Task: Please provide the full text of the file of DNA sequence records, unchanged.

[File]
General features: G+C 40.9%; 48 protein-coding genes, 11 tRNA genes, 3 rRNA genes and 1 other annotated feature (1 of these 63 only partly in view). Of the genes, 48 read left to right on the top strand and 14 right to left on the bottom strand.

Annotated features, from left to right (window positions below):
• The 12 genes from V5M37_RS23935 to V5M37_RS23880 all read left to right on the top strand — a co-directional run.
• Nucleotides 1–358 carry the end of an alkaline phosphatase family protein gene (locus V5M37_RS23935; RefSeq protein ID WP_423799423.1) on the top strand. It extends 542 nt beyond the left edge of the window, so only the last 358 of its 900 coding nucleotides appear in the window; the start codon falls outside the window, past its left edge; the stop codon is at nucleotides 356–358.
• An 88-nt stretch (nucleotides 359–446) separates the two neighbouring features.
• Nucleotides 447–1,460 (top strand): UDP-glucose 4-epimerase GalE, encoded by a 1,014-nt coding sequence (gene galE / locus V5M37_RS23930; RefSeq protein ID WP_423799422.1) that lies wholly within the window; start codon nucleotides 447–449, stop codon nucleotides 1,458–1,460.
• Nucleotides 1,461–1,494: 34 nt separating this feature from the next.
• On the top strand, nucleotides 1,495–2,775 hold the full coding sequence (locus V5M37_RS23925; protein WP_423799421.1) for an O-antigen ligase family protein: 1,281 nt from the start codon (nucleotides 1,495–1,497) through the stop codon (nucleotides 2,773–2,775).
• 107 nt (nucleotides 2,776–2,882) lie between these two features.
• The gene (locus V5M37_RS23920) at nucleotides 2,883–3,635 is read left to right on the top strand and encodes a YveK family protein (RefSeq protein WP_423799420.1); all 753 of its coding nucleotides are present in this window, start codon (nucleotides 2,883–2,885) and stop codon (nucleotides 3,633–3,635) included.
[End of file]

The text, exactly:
General features: G+C 40.9%; 48 protein-coding genes, 11 tRNA genes, 3 rRNA genes and 1 other annotated feature (1 of these 63 only partly in view). Of the genes, 48 read left to right on the top strand and 14 right to left on the bottom strand.

Annotated features, from left to right (window positions below):
• The 12 genes from V5M37_RS23935 to V5M37_RS23880 all read left to right on the top strand — a co-directional run.
• Nucleotides 1–358 carry the end of an alkaline phosphatase family protein gene (locus V5M37_RS23935; RefSeq protein ID WP_423799423.1) on the top strand. It extends 542 nt beyond the left edge of the window, so only the last 358 of its 900 coding nucleotides appear in the window; the start codon falls outside the window, past its left edge; the stop codon is at nucleotides 356–358.
• An 88-nt stretch (nucleotides 359–446) separates the two neighbouring features.
• Nucleotides 447–1,460 (top strand): UDP-glucose 4-epimerase GalE, encoded by a 1,014-nt coding sequence (gene galE / locus V5M37_RS23930; RefSeq protein ID WP_423799422.1) that lies wholly within the window; start codon nucleotides 447–449, stop codon nucleotides 1,458–1,460.
• Nucleotides 1,461–1,494: 34 nt separating this feature from the next.
• On the top strand, nucleotides 1,495–2,775 hold the full coding sequence (locus V5M37_RS23925; protein WP_423799421.1) for an O-antigen ligase family protein: 1,281 nt from the start codon (nucleotides 1,495–1,497) through the stop codon (nucleotides 2,773–2,775).
• 107 nt (nucleotides 2,776–2,882) lie between these two features.
• The gene (locus V5M37_RS23920) at nucleotides 2,883–3,635 is read left to right on the top strand and encodes a YveK family protein (RefSeq protein WP_423799420.1); all 753 of its coding nucleotides are present in this window, start codon (nucleotides 2,883–2,885) and stop codon (nucleotides 3,633–3,635) included.